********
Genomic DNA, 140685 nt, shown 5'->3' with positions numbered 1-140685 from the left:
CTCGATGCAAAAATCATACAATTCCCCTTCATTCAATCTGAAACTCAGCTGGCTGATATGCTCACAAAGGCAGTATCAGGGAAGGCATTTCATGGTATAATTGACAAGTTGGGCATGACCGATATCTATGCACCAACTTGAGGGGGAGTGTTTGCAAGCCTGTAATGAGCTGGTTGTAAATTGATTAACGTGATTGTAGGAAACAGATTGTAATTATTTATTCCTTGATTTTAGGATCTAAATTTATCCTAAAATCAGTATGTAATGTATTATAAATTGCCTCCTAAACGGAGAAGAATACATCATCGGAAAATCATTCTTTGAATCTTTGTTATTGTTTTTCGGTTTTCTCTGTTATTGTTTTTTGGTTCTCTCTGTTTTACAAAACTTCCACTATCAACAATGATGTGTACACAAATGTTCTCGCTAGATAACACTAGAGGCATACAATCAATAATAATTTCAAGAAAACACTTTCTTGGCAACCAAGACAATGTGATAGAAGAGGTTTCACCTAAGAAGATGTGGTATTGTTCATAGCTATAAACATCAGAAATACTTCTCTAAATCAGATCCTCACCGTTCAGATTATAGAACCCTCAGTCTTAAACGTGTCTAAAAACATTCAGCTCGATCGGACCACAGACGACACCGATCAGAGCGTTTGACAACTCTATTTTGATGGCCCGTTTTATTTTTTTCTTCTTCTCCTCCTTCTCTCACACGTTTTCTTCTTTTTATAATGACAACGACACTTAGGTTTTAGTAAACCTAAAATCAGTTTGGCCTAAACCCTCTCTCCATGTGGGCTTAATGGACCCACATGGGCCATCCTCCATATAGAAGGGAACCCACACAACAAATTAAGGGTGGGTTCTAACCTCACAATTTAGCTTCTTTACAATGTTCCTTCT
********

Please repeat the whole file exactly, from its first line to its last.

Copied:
Genomic DNA, 140685 nt, shown 5'->3' with positions numbered 1-140685 from the left:
CTCGATGCAAAAATCATACAATTCCCCTTCATTCAATCTGAAACTCAGCTGGCTGATATGCTCACAAAGGCAGTATCAGGGAAGGCATTTCATGGTATAATTGACAAGTTGGGCATGACCGATATCTATGCACCAACTTGAGGGGGAGTGTTTGCAAGCCTGTAATGAGCTGGTTGTAAATTGATTAACGTGATTGTAGGAAACAGATTGTAATTATTTATTCCTTGATTTTAGGATCTAAATTTATCCTAAAATCAGTATGTAATGTATTATAAATTGCCTCCTAAACGGAGAAGAATACATCATCGGAAAATCATTCTTTGAATCTTTGTTATTGTTTTTCGGTTTTCTCTGTTATTGTTTTTTGGTTCTCTCTGTTTTACAAAACTTCCACTATCAACAATGATGTGTACACAAATGTTCTCGCTAGATAACACTAGAGGCATACAATCAATAATAATTTCAAGAAAACACTTTCTTGGCAACCAAGACAATGTGATAGAAGAGGTTTCACCTAAGAAGATGTGGTATTGTTCATAGCTATAAACATCAGAAATACTTCTCTAAATCAGATCCTCACCGTTCAGATTATAGAACCCTCAGTCTTAAACGTGTCTAAAAACATTCAGCTCGATCGGACCACAGACGACACCGATCAGAGCGTTTGACAACTCTATTTTGATGGCCCGTTTTATTTTTTTCTTCTTCTCCTCCTTCTCTCACACGTTTTCTTCTTTTTATAATGACAACGACACTTAGGTTTTAGTAAACCTAAAATCAGTTTGGCCTAAACCCTCTCTCCATGTGGGCTTAATGGACCCACATGGGCCATCCTCCATATAGAAGGGAACCCACACAACAAATTAAGGGTGGGTTCTAACCTCACAATTTAGCTTCTTTACAATGTTCCTTCT